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International Genocide Recognition

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  • RUDO
    Originally posted by 1.5 million
    Rudo - at this point in your education concerning these issue I think it might be advisable to do more reading and absorbing of information rather then commenting/thinking aloud on the forum. I would suggest that unless you have a specific question or think that something you might be posting here be of specific value that you refrain from posting just to raise your post count and such. I offer you this advice in all seriousness and with no malice.
    I only want to learn something about AG here my friend.Isn't it the aim of this forum?I am learning a lot of things in Turkey but only from turkish side but here ı can learn information from armenian side.I am young you are right but I am here because I want to improve myself in these topics.ok?

    Leave a comment:

  • 1.5 million
    Rudo - at this point in your education concerning these issue I think it might be advisable to do more reading and absorbing of information rather then commenting/thinking aloud on the forum. I would suggest that unless you have a specific question or think that something you might be posting here be of specific value that you refrain from posting just to raise your post count and such. I offer you this advice in all seriousness and with no malice.

    Leave a comment:

  • RUDO
    But of course there are other ways.

    Leave a comment:

  • RUDO
    I don' understand.If all world recognise AG what will happen?I think even if it happens Turkey won't recognise AG .

    Leave a comment:

  • Hovik
    Lombardia Italian Region Adopted Armenian Genocide Resolution

    Pan Armenian

    Lombardia Italian Region Adopted Armenian Genocide Resolution

    28.01.2006 18:46 GMT+04:00

    /PanARMENIAN.Net/ January 24 the Parliament of Lombardia region, Italy
    passed a resolution, according to which the Genocide of a million and a half
    Armenians, which is considered the first ever genocide, should also be
    mentioned on the Genocide Commemoration Day. Earlier Lombardia recognized
    the Armenian Genocide in Ottoman Turkey in 1915, reported the Yerkir

    Leave a comment:

  • Hovik
    'Infuriated bystander' Robert Fisk weighs in

    Daily Yomiuri, Japan
    Jan 15 2006

    'Infuriated bystander' Robert Fisk weighs in
    By James Hardy / Daily Yomiuri Staff Writer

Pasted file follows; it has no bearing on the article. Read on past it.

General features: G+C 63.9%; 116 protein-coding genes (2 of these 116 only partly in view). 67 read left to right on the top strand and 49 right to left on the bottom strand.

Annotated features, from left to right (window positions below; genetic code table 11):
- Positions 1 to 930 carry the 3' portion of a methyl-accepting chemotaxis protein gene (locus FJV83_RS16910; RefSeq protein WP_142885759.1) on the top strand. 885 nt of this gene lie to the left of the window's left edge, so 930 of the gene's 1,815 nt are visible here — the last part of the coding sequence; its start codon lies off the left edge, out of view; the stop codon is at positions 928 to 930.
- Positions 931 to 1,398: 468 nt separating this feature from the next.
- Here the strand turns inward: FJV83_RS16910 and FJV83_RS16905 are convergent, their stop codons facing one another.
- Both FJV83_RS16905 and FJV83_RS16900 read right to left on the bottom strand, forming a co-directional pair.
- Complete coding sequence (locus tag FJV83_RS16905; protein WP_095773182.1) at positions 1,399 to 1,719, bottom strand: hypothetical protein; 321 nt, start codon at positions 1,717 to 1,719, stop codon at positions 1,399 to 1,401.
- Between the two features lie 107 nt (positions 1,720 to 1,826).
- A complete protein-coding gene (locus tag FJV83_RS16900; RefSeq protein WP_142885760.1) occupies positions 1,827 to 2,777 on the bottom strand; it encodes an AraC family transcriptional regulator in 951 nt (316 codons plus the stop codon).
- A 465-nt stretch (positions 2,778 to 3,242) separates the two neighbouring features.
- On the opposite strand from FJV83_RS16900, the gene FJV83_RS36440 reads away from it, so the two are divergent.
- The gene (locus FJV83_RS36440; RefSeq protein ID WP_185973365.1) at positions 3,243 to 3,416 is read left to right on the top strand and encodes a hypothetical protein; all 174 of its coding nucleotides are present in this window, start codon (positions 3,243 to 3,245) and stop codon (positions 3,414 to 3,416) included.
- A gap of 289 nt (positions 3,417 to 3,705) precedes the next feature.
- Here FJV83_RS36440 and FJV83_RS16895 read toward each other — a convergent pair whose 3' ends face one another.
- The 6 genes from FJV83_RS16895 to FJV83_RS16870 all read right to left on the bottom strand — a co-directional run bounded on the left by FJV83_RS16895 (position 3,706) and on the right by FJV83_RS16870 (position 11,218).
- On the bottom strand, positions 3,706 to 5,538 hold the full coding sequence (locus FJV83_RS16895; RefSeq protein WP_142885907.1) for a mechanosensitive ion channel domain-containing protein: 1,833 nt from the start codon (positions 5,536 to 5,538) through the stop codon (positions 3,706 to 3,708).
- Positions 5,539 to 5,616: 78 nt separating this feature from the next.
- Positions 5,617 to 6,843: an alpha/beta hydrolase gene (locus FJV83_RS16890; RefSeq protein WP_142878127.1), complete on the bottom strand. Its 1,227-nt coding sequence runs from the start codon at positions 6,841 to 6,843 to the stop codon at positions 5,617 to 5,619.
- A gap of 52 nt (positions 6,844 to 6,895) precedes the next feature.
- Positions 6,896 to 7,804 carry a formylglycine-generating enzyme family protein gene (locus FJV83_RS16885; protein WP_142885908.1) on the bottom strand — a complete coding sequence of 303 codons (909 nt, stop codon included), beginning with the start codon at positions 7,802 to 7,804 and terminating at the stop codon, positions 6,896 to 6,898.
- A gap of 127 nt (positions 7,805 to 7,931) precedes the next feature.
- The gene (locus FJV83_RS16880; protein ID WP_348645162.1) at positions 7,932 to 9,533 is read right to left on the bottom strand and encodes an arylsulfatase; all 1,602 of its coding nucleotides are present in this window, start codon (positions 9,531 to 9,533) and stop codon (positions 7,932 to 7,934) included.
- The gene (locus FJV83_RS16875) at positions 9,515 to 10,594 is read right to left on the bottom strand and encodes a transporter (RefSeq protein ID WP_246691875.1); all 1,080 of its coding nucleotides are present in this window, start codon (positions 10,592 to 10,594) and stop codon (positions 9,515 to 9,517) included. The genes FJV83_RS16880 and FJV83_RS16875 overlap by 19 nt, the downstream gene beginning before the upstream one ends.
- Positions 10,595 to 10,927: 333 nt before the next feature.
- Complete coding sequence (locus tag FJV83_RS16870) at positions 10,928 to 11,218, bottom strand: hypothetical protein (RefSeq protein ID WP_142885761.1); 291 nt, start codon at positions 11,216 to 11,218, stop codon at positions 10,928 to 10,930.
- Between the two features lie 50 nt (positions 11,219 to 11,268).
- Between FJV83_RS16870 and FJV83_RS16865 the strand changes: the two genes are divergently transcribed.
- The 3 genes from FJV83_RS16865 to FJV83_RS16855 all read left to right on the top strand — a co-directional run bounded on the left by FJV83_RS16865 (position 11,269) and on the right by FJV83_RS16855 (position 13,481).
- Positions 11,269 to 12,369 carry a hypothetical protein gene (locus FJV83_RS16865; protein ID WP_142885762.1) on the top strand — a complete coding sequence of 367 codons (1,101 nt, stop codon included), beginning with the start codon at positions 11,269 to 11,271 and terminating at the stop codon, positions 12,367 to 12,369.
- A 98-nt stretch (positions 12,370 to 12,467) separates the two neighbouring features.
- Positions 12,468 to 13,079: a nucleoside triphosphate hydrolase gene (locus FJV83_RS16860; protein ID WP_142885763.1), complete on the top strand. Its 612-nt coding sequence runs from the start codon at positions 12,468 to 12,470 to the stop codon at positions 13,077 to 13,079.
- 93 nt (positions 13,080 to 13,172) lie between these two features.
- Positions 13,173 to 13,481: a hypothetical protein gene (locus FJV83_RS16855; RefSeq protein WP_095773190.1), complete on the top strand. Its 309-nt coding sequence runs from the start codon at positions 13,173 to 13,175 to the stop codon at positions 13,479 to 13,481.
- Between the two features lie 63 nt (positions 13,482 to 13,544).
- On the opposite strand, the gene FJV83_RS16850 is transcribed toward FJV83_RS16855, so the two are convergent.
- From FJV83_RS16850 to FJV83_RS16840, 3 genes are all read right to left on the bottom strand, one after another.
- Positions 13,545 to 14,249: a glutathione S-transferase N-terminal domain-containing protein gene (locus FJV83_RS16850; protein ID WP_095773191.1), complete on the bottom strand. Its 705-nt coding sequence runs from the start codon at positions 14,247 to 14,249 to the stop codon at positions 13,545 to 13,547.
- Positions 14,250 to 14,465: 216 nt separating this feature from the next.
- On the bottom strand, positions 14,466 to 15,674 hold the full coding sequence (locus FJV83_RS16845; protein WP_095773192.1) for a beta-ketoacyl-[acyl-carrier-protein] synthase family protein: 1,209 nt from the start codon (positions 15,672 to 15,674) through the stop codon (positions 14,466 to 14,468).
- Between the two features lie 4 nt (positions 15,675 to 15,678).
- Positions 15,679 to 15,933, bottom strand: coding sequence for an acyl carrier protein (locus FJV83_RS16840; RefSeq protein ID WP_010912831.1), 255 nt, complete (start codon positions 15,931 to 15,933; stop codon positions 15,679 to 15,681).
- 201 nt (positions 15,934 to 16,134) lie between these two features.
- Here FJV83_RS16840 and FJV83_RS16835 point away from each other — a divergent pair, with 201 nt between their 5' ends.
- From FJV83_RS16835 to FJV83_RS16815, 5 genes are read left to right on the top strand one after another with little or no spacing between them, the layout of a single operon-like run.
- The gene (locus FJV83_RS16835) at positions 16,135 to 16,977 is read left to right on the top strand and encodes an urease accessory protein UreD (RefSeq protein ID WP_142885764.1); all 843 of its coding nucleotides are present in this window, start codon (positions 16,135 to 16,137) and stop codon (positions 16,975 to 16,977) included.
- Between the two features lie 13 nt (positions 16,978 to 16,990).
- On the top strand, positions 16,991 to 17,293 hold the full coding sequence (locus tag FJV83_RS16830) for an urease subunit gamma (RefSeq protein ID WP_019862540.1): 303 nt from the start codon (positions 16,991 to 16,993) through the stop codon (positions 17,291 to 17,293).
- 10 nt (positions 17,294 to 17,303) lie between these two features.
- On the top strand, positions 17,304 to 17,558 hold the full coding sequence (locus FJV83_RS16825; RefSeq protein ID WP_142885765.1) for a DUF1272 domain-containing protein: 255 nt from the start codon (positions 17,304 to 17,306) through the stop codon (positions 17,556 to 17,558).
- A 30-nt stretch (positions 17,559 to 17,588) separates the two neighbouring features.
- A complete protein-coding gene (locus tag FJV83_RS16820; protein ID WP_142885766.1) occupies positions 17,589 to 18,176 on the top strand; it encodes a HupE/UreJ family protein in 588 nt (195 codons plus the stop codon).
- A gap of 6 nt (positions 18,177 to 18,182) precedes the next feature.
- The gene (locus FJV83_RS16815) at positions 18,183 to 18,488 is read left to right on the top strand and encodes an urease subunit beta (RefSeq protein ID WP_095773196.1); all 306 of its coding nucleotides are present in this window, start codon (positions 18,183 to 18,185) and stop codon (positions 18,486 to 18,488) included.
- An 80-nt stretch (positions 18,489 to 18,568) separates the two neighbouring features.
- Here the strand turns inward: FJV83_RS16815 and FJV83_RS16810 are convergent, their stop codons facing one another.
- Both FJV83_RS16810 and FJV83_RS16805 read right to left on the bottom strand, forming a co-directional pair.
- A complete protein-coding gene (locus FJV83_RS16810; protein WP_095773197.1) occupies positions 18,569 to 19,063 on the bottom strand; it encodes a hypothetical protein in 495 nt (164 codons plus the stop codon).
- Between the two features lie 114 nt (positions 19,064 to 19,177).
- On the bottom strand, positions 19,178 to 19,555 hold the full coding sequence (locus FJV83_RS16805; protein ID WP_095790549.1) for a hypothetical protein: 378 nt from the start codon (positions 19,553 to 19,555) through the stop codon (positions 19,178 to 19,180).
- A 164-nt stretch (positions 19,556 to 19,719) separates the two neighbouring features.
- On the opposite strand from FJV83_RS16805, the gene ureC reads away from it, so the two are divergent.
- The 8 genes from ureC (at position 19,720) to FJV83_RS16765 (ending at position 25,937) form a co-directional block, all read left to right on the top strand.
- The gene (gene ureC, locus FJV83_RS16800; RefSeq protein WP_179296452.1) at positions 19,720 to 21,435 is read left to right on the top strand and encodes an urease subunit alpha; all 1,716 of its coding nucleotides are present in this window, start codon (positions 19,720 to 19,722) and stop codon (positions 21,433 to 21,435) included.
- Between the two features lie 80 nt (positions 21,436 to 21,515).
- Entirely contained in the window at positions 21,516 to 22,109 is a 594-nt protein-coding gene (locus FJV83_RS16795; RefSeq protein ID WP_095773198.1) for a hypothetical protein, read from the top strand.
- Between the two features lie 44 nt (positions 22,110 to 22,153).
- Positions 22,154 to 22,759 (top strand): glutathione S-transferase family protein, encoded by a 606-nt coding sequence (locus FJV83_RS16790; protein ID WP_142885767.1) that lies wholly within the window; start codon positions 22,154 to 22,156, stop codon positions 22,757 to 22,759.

The Great War for Civilisation:
    The Conquest of the Middle East
    By Robert Fisk
    Knopf, 1,107 pp, 40 dollars

    "Terrorism, terrorism, terrorism. It has become a full stop, a
    punctuation mark, a phrase, a speech, a sermon, a be-all and end-all
    of everything that we must hate in order to ignore injustice and
    occupation and murder on a mass scale."

    Pulling no punches, The Great War for Civilisation is a 1,000-page
    tome that showcases Robert Fisk's brand of reportage with a

    A foreign correspondent, first for the The Times of London and then
    The Independent, who has received more awards than any other
    journalist, Fisk has 30 years of material to draw on and an archive
    of clippings and pieces that would put the news sections of most
    major newspapers to shame.

    Unsurprisingly, the book opens with Fisk's three interviews with
    Osama bin Laden--interviews that clearly explain the background to
    bin Laden's war against the West.

    Close up, bin Laden comes across as a more complex figure than the
    Bush administration would like to admit, while Fisk identifies a
    character trait that suggests the defeat of Al-Qaida is far from
    assured. "He was alarming because he was possessed of that quality
    which leads men to war: total self-conviction. In the years to come,
    I would see others manifest this dangerous characteristic--[U.S.]
    President George W. Bush and [British Prime Minister] Tony Blair come
    to mind--but never the fatal self-resolve of Osama bin Laden."

    Moving on to Fisk's own experiences of the Soviet invasion of
    Afghanistan, the story becomes more cloak-and-dagger, as our intrepid
    reporter takes on the local security apparatus and gets the scoop.
    Throughout this Cold War drama, Fisk provides historical context,
    whether it is the British Empire's 19th-century defeat in Afghanistan
    or its early 20th-century failure in Iraq, to the latest failed
    imperial adventures being played out before his eyes.

    The main point of the book--that the West's imperial failures will
    forever repeat themselves at the expense of the populations of the
    countries they are trying to control--will resonate with a younger
    audience who have no truck with realpolitik or regime change that is
    brought about to keep the price of gasoline below 2 dollars a gallon.

    Fisk notes from the start that the role of journalism is not--as he
    has sometimes thought--to "write the first pages of history." It is
    more important than that. "Our job," he quotes Israeli journalist
    Amira Hass as saying, "is to monitor the centres of power."

    Some of these "centres of power" are dotted around the Middle East,
    whether they be Algiers, Damascus, Baghdad or Tehran. But inevitably,
    it is the "centres of power" that are not in the region--but which
    Fisk contends have decided its fate since the post-World War I
    treaties--that come in for the most withering criticism.

    Washington's unquestioning support for Israel in defiance of U.N.
    resolutions and, Fisk argues, common humanity, comes in for
    particularly savage treatment, most notably in a chapter on the use
    of a U.S. Marine Corps Hellfire antiarmor missile, which had been
    handed over to the Israelis, in the destruction of a Palestinian
    ambulance, killing four women and two children who were traveling in

    Fisk has been pilloried in some reviews for being too shrill in his
    criticism of Western policy in the Middle East--his status as a
    self-described "ever more infuriated bystander" leaves some